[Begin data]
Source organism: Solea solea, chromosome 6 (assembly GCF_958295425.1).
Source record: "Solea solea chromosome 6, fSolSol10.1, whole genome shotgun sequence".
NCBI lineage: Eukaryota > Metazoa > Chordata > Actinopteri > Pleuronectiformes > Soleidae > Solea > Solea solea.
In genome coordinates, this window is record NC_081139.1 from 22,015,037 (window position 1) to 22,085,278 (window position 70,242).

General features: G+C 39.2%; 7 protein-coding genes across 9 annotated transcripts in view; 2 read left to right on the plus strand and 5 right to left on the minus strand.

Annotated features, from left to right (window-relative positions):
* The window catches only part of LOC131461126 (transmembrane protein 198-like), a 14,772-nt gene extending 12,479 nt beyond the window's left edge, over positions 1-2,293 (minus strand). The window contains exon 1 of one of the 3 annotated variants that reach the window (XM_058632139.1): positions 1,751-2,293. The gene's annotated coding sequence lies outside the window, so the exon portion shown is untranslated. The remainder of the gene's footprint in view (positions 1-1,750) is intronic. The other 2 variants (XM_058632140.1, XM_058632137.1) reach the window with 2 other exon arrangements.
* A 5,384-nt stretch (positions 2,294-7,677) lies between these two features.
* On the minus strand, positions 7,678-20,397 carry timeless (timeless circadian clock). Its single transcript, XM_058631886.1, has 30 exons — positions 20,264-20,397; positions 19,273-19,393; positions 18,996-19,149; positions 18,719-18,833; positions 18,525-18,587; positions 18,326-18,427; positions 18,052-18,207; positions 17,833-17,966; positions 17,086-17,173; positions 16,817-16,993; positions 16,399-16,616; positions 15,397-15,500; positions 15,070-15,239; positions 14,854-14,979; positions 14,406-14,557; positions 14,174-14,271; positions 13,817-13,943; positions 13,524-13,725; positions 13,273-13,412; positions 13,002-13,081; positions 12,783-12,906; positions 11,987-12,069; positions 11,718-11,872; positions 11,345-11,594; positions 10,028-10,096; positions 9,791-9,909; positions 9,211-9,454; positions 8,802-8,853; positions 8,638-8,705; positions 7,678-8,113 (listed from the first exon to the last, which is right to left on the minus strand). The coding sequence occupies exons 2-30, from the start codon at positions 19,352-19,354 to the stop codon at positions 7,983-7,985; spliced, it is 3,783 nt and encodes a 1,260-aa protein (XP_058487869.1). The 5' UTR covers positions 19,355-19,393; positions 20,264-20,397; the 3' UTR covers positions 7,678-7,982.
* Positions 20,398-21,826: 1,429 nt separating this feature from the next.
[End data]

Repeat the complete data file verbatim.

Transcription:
Source organism: Solea solea, chromosome 6 (assembly GCF_958295425.1).
Source record: "Solea solea chromosome 6, fSolSol10.1, whole genome shotgun sequence".
NCBI lineage: Eukaryota > Metazoa > Chordata > Actinopteri > Pleuronectiformes > Soleidae > Solea > Solea solea.
In genome coordinates, this window is record NC_081139.1 from 22,015,037 (window position 1) to 22,085,278 (window position 70,242).

General features: G+C 39.2%; 7 protein-coding genes across 9 annotated transcripts in view; 2 read left to right on the plus strand and 5 right to left on the minus strand.

Annotated features, from left to right (window-relative positions):
* The window catches only part of LOC131461126 (transmembrane protein 198-like), a 14,772-nt gene extending 12,479 nt beyond the window's left edge, over positions 1-2,293 (minus strand). The window contains exon 1 of one of the 3 annotated variants that reach the window (XM_058632139.1): positions 1,751-2,293. The gene's annotated coding sequence lies outside the window, so the exon portion shown is untranslated. The remainder of the gene's footprint in view (positions 1-1,750) is intronic. The other 2 variants (XM_058632140.1, XM_058632137.1) reach the window with 2 other exon arrangements.
* A 5,384-nt stretch (positions 2,294-7,677) lies between these two features.
* On the minus strand, positions 7,678-20,397 carry timeless (timeless circadian clock). Its single transcript, XM_058631886.1, has 30 exons — positions 20,264-20,397; positions 19,273-19,393; positions 18,996-19,149; positions 18,719-18,833; positions 18,525-18,587; positions 18,326-18,427; positions 18,052-18,207; positions 17,833-17,966; positions 17,086-17,173; positions 16,817-16,993; positions 16,399-16,616; positions 15,397-15,500; positions 15,070-15,239; positions 14,854-14,979; positions 14,406-14,557; positions 14,174-14,271; positions 13,817-13,943; positions 13,524-13,725; positions 13,273-13,412; positions 13,002-13,081; positions 12,783-12,906; positions 11,987-12,069; positions 11,718-11,872; positions 11,345-11,594; positions 10,028-10,096; positions 9,791-9,909; positions 9,211-9,454; positions 8,802-8,853; positions 8,638-8,705; positions 7,678-8,113 (listed from the first exon to the last, which is right to left on the minus strand). The coding sequence occupies exons 2-30, from the start codon at positions 19,352-19,354 to the stop codon at positions 7,983-7,985; spliced, it is 3,783 nt and encodes a 1,260-aa protein (XP_058487869.1). The 5' UTR covers positions 19,355-19,393; positions 20,264-20,397; the 3' UTR covers positions 7,678-7,982.
* Positions 20,398-21,826: 1,429 nt separating this feature from the next.